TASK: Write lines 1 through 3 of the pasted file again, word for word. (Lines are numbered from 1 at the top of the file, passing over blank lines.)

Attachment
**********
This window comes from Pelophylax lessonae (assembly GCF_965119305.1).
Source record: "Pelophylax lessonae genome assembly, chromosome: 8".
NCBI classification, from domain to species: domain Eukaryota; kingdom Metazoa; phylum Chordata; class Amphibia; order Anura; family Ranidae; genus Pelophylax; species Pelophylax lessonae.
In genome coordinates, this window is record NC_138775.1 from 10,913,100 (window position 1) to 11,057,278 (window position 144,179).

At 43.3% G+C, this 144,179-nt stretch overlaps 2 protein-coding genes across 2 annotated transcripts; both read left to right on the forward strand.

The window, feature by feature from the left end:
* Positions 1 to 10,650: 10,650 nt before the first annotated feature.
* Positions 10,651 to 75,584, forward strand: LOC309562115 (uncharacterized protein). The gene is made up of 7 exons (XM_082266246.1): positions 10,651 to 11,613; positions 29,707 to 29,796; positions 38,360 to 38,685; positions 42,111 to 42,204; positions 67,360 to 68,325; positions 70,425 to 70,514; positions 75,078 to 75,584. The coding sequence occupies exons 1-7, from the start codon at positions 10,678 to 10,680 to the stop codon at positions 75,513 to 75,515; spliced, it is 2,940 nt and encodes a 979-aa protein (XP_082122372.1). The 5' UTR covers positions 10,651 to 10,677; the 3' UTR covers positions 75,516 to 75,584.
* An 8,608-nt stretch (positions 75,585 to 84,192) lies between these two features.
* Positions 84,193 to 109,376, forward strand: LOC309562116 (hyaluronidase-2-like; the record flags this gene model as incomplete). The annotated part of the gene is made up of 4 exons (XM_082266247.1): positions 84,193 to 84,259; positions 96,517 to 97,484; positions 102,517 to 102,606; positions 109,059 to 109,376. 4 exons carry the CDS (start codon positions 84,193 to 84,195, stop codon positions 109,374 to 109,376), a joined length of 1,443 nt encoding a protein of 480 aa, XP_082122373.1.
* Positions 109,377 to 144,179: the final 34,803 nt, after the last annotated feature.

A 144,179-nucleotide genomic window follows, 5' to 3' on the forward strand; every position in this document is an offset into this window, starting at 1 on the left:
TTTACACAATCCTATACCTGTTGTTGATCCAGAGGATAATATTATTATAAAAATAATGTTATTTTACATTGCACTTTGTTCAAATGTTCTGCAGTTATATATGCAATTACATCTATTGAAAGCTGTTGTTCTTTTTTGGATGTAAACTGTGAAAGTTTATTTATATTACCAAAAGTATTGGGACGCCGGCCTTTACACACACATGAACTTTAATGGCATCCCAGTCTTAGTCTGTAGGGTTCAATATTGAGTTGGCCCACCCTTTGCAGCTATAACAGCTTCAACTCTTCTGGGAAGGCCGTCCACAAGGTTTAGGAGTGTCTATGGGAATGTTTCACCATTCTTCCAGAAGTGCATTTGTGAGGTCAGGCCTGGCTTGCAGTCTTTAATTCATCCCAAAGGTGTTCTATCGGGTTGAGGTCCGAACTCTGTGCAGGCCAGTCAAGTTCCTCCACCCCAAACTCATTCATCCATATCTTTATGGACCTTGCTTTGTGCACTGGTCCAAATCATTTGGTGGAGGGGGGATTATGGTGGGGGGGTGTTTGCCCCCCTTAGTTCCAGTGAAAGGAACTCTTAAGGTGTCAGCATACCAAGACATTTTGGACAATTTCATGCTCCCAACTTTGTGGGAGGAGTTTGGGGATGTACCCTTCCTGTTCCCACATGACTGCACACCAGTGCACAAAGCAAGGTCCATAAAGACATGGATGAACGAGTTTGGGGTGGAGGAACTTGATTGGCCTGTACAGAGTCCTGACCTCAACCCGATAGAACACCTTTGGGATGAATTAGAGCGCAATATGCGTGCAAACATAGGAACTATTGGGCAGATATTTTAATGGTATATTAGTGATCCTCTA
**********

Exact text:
This window comes from Pelophylax lessonae (assembly GCF_965119305.1).
Source record: "Pelophylax lessonae genome assembly, chromosome: 8".
NCBI classification, from domain to species: domain Eukaryota; kingdom Metazoa; phylum Chordata; class Amphibia; order Anura; family Ranidae; genus Pelophylax; species Pelophylax lessonae.